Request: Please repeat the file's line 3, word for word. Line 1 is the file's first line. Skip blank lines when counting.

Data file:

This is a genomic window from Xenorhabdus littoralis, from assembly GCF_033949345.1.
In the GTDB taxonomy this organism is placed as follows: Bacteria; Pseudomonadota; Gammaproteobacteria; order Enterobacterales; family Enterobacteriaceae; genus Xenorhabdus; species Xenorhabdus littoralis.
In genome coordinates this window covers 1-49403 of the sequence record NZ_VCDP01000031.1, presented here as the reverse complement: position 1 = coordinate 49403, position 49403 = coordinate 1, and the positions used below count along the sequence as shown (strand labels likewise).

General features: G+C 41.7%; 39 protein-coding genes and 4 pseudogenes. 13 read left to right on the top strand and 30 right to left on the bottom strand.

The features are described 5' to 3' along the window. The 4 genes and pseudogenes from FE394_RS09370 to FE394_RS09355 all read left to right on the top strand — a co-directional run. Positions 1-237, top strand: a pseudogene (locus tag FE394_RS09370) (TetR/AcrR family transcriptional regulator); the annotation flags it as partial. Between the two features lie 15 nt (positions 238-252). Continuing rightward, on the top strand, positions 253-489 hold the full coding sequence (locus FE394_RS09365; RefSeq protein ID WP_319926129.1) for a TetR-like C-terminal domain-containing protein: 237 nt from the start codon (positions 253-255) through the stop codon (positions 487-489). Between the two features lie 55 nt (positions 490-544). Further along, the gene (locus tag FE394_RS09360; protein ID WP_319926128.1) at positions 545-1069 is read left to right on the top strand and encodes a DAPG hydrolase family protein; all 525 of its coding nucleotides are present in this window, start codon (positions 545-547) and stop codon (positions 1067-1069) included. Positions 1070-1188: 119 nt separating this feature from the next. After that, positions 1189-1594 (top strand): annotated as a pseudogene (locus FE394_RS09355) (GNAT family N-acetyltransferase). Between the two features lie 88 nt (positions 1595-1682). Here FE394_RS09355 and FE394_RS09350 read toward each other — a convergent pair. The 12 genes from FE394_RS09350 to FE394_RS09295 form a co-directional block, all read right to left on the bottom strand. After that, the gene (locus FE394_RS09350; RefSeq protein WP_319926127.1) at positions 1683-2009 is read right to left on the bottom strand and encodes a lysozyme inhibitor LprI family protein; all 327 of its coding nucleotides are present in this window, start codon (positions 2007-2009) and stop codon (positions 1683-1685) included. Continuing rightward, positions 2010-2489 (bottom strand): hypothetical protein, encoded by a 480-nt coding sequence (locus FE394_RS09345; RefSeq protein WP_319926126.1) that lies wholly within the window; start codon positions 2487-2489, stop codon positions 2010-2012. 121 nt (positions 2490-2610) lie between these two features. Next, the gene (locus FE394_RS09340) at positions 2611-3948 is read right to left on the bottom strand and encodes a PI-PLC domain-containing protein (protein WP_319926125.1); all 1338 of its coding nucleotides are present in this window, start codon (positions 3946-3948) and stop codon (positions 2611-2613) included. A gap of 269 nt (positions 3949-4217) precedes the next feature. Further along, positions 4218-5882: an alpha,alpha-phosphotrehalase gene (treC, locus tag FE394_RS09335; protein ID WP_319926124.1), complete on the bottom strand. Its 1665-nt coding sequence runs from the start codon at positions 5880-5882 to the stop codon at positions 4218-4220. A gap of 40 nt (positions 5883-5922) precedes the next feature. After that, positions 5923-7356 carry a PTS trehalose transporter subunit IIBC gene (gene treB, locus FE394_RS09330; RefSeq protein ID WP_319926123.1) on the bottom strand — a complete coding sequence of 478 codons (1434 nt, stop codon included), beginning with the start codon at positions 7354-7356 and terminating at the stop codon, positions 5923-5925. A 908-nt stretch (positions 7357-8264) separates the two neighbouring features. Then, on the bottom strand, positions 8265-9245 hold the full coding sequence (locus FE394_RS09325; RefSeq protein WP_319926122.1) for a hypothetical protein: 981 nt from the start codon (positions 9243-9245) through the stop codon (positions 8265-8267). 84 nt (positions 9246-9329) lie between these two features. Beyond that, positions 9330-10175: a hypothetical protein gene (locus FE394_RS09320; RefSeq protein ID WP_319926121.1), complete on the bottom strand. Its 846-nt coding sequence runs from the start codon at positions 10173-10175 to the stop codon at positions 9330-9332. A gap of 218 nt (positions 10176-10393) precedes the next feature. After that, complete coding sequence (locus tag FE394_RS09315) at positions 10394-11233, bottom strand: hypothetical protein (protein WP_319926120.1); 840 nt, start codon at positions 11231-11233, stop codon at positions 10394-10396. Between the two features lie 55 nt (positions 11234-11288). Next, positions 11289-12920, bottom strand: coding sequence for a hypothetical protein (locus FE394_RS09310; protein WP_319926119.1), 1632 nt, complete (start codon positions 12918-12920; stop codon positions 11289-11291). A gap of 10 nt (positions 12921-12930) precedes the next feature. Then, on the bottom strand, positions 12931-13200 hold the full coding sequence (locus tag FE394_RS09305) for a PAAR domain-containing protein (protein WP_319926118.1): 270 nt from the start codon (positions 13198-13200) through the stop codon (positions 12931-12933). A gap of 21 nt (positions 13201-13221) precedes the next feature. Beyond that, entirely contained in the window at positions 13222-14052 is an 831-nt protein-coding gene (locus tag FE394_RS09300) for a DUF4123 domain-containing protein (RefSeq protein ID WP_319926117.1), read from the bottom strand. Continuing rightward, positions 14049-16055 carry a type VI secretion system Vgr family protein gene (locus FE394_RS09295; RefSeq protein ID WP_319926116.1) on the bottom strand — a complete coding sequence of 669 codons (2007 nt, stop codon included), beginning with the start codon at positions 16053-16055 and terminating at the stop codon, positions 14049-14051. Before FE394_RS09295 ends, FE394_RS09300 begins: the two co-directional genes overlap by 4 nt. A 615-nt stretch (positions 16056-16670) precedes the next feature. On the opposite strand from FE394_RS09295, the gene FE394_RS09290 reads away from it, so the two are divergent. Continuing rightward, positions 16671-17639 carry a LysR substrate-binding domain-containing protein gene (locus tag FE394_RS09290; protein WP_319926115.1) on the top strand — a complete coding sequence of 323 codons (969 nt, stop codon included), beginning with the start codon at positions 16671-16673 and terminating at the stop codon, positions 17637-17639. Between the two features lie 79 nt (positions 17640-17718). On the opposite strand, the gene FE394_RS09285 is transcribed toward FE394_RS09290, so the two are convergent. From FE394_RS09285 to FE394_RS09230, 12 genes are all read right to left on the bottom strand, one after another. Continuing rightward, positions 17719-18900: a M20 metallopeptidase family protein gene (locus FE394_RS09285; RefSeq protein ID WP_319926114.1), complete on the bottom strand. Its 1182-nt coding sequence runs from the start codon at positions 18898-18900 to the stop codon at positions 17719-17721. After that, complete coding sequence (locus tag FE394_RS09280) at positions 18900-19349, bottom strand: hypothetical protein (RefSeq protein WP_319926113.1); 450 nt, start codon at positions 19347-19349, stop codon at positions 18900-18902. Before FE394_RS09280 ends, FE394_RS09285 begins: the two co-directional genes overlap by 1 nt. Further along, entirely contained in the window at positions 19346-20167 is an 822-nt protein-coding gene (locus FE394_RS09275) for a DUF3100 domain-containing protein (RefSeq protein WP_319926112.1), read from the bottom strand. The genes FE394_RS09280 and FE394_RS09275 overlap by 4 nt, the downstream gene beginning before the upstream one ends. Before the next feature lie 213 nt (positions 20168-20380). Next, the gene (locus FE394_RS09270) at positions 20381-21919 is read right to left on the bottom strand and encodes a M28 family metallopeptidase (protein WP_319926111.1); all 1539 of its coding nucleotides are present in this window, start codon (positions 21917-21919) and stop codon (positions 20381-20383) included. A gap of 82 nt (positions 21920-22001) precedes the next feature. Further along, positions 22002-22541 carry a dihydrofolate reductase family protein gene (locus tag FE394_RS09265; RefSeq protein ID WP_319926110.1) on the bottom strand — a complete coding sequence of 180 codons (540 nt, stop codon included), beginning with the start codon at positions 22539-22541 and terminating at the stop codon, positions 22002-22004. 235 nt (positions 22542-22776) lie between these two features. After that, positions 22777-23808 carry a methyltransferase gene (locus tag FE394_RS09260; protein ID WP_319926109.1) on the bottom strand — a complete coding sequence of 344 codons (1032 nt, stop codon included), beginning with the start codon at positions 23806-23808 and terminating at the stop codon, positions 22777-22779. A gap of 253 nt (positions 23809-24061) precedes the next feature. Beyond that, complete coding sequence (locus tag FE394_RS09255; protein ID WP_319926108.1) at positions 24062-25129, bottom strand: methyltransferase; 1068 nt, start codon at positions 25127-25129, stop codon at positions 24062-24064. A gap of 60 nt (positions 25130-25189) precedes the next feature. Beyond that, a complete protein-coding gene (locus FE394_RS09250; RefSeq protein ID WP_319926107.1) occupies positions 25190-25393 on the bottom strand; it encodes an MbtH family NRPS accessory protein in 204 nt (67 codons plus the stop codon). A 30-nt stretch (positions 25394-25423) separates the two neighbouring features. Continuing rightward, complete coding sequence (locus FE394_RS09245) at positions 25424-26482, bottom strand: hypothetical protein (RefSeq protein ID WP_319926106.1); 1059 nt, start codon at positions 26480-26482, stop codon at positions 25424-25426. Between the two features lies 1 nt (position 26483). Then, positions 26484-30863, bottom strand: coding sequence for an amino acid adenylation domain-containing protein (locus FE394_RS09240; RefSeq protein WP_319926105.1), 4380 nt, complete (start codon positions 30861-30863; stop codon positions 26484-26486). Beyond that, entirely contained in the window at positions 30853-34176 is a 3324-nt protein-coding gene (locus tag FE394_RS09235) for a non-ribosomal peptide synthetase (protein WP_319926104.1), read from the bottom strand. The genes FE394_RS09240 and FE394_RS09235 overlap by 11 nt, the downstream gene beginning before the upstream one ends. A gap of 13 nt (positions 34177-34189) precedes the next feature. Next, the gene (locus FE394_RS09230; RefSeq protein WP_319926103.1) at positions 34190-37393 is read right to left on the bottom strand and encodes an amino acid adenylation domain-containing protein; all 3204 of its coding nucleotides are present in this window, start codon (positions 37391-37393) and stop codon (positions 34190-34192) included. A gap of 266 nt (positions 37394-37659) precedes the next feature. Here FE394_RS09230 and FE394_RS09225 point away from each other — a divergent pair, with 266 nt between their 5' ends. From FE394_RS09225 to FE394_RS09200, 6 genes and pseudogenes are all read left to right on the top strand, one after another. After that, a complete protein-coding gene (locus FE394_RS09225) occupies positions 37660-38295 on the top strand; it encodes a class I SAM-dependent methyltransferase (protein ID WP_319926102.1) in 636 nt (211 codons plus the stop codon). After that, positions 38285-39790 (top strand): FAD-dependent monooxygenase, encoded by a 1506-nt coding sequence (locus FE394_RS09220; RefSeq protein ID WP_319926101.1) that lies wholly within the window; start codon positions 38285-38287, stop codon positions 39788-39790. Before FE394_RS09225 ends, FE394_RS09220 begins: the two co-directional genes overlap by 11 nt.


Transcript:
In genome coordinates this window covers 1-49403 of the sequence record NZ_VCDP01000031.1, presented here as the reverse complement: position 1 = coordinate 49403, position 49403 = coordinate 1, and the positions used below count along the sequence as shown (strand labels likewise).